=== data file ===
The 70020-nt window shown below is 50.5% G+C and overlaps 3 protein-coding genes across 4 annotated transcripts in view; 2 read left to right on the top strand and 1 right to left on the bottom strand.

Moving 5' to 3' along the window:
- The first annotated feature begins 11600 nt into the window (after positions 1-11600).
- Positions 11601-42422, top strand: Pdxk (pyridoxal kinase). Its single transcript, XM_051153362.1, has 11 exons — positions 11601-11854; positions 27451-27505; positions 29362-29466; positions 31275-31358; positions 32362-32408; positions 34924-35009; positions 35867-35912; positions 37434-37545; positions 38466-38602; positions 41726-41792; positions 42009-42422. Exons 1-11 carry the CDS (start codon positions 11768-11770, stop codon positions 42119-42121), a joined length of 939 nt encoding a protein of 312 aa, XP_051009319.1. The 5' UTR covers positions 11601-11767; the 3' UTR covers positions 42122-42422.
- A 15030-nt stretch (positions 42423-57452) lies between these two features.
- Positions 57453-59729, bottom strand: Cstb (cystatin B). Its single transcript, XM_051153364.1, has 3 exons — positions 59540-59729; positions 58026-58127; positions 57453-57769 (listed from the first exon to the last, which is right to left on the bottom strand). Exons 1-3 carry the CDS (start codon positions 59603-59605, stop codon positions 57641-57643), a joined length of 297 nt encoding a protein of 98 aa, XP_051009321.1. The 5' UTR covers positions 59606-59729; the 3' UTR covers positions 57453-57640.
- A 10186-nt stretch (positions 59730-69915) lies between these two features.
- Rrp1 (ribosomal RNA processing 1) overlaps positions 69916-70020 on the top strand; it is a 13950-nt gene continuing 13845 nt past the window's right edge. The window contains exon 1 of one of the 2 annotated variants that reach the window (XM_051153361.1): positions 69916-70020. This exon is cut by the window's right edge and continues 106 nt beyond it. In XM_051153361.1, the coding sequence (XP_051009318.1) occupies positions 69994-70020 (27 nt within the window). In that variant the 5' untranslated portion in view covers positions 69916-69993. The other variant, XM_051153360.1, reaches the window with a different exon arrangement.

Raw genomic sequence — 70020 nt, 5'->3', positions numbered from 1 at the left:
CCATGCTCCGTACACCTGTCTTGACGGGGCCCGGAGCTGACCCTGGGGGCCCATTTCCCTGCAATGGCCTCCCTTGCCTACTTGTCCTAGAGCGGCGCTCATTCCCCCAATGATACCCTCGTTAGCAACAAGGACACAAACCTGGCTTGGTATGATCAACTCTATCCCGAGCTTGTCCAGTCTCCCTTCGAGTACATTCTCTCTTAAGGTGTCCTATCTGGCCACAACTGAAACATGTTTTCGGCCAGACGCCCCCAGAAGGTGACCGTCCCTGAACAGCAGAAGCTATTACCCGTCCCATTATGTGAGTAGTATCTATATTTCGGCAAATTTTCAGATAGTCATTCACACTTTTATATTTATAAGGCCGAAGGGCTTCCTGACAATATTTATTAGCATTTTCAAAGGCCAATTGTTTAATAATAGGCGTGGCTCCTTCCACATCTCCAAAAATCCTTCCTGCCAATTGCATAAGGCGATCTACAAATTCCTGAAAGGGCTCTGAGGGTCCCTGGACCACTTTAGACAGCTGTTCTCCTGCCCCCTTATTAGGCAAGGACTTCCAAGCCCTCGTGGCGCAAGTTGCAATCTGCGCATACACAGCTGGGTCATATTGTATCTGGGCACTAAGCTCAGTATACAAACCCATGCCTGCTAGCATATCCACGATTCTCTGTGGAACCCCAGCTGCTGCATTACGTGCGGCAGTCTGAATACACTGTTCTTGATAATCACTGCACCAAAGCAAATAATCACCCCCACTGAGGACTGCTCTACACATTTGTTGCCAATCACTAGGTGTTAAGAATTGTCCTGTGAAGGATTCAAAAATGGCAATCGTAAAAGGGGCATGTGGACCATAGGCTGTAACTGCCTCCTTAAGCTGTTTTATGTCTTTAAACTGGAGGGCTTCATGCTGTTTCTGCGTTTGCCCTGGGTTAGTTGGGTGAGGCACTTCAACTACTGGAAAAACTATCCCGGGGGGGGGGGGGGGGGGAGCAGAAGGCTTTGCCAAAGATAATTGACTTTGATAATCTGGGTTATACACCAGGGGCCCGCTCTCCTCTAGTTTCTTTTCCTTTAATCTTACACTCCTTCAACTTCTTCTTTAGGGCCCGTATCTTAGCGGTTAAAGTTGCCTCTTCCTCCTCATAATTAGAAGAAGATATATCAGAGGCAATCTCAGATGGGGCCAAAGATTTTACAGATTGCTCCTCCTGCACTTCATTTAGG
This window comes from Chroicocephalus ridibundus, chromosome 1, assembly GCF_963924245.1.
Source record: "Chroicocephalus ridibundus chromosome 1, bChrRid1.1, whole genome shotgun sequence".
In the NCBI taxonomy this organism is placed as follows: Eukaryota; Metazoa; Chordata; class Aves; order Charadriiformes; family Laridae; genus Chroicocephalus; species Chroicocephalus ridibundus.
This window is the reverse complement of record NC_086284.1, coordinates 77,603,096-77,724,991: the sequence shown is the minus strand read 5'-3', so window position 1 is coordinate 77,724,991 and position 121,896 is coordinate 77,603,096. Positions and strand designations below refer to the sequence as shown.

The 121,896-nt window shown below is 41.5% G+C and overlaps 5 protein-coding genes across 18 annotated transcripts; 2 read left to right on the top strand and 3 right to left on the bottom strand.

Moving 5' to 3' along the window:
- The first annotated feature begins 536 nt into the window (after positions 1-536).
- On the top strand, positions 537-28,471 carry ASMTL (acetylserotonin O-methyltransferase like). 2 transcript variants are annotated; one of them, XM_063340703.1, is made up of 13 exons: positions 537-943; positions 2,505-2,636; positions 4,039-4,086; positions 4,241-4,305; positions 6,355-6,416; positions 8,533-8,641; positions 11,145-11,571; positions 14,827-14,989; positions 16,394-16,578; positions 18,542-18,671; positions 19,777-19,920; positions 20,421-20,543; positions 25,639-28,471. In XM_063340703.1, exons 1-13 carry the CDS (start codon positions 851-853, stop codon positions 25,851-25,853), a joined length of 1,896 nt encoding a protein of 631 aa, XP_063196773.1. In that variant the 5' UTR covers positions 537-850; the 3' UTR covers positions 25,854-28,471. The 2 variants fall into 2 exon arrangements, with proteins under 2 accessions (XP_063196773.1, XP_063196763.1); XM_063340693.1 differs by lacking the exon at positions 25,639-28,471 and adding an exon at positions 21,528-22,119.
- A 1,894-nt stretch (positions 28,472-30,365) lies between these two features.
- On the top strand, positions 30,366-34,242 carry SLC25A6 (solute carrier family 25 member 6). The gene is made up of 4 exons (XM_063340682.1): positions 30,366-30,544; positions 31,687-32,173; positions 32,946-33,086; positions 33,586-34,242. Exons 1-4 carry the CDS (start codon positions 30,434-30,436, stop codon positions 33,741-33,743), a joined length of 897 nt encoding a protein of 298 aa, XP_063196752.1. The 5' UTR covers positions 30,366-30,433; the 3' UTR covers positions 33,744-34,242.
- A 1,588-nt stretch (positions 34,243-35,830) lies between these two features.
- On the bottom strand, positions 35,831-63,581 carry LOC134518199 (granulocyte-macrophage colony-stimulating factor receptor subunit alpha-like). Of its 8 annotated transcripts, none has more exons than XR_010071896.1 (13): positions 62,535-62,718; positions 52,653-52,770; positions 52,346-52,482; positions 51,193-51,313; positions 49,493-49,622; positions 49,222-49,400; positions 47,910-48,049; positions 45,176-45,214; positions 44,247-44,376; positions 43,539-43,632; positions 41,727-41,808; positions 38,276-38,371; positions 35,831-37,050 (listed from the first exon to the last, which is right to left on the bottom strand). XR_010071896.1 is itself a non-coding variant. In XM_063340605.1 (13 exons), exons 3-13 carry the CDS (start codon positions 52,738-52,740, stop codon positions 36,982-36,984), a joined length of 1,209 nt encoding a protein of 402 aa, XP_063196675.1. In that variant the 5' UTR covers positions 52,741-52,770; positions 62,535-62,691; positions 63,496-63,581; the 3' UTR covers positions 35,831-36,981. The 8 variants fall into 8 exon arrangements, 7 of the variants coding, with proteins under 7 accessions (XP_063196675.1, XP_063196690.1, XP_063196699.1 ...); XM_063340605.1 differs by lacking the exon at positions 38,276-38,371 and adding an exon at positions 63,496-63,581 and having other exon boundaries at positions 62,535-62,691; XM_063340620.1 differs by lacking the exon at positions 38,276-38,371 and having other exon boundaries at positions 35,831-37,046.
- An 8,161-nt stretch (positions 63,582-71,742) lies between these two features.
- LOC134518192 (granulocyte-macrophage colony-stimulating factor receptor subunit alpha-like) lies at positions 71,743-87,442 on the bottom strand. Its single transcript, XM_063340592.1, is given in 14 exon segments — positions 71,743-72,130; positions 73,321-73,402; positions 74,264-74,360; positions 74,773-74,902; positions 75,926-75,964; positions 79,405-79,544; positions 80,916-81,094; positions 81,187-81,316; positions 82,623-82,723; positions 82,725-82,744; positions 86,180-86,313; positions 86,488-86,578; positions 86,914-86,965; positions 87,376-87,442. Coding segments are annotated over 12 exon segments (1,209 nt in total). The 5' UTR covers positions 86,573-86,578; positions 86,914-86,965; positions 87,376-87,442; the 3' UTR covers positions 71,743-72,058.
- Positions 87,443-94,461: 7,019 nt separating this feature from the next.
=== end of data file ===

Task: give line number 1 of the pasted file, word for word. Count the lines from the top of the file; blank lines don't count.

The 70020-nt window shown below is 50.5% G+C and overlaps 3 protein-coding genes across 4 annotated transcripts in view; 2 read left to right on the top strand and 1 right to left on the bottom strand.